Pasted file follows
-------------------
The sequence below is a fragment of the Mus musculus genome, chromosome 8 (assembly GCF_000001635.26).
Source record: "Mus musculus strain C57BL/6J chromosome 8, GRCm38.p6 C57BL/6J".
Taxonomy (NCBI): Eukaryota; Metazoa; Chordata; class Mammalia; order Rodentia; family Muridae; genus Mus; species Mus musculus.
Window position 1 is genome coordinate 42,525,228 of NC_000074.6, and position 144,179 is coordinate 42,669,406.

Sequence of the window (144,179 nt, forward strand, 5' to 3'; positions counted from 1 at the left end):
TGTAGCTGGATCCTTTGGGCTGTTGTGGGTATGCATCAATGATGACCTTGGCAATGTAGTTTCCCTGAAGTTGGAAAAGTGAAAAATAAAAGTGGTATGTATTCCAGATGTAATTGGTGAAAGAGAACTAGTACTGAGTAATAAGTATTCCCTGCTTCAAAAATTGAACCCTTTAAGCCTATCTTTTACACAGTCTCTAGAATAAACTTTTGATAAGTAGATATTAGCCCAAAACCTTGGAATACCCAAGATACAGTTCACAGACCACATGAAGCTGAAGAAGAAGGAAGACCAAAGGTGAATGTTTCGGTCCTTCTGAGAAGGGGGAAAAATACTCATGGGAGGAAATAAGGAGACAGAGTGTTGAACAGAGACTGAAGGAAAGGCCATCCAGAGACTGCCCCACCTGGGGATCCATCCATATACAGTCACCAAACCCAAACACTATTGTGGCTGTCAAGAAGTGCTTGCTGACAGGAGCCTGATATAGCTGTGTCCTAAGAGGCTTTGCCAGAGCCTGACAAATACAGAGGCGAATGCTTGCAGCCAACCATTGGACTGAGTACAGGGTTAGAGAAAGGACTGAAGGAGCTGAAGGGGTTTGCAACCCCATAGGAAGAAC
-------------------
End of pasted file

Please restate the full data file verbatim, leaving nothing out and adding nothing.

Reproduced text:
The sequence below is a fragment of the Mus musculus genome, chromosome 8 (assembly GCF_000001635.26).
Source record: "Mus musculus strain C57BL/6J chromosome 8, GRCm38.p6 C57BL/6J".
Taxonomy (NCBI): Eukaryota; Metazoa; Chordata; class Mammalia; order Rodentia; family Muridae; genus Mus; species Mus musculus.
Window position 1 is genome coordinate 42,525,228 of NC_000074.6, and position 144,179 is coordinate 42,669,406.

Sequence of the window (144,179 nt, forward strand, 5' to 3'; positions counted from 1 at the left end):
TGTAGCTGGATCCTTTGGGCTGTTGTGGGTATGCATCAATGATGACCTTGGCAATGTAGTTTCCCTGAAGTTGGAAAAGTGAAAAATAAAAGTGGTATGTATTCCAGATGTAATTGGTGAAAGAGAACTAGTACTGAGTAATAAGTATTCCCTGCTTCAAAAATTGAACCCTTTAAGCCTATCTTTTACACAGTCTCTAGAATAAACTTTTGATAAGTAGATATTAGCCCAAAACCTTGGAATACCCAAGATACAGTTCACAGACCACATGAAGCTGAAGAAGAAGGAAGACCAAAGGTGAATGTTTCGGTCCTTCTGAGAAGGGGGAAAAATACTCATGGGAGGAAATAAGGAGACAGAGTGTTGAACAGAGACTGAAGGAAAGGCCATCCAGAGACTGCCCCACCTGGGGATCCATCCATATACAGTCACCAAACCCAAACACTATTGTGGCTGTCAAGAAGTGCTTGCTGACAGGAGCCTGATATAGCTGTGTCCTAAGAGGCTTTGCCAGAGCCTGACAAATACAGAGGCGAATGCTTGCAGCCAACCATTGGACTGAGTACAGGGTTAGAGAAAGGACTGAAGGAGCTGAAGGGGTTTGCAACCCCATAGGAAGAAC